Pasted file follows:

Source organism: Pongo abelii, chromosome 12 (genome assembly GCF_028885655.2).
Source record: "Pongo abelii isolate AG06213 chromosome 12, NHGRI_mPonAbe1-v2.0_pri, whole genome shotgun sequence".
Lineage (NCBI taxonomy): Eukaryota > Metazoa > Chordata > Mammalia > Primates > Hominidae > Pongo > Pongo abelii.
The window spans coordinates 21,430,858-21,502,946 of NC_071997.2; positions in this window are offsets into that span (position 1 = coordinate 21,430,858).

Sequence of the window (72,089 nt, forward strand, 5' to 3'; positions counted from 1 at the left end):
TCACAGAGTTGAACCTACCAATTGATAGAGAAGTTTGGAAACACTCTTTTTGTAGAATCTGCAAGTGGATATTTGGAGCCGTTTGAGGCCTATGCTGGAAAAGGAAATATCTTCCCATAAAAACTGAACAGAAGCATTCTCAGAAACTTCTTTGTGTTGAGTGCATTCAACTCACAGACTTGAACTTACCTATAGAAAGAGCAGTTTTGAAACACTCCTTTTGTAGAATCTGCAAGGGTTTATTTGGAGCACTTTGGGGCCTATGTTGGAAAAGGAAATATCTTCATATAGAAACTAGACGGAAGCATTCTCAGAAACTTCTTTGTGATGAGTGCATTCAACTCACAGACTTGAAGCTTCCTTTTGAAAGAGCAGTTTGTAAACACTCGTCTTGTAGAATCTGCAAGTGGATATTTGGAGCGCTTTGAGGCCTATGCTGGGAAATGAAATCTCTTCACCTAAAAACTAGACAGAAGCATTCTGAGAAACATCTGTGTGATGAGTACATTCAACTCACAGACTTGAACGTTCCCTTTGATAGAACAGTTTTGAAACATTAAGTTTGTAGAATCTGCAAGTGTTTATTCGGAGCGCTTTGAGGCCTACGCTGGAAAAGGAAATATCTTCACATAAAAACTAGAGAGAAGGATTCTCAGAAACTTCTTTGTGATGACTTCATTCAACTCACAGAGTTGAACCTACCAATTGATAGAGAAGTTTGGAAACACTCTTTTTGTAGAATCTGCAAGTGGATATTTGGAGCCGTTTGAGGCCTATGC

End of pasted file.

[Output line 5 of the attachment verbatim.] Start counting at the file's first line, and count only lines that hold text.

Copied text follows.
Sequence of the window (72,089 nt, forward strand, 5' to 3'; positions counted from 1 at the left end):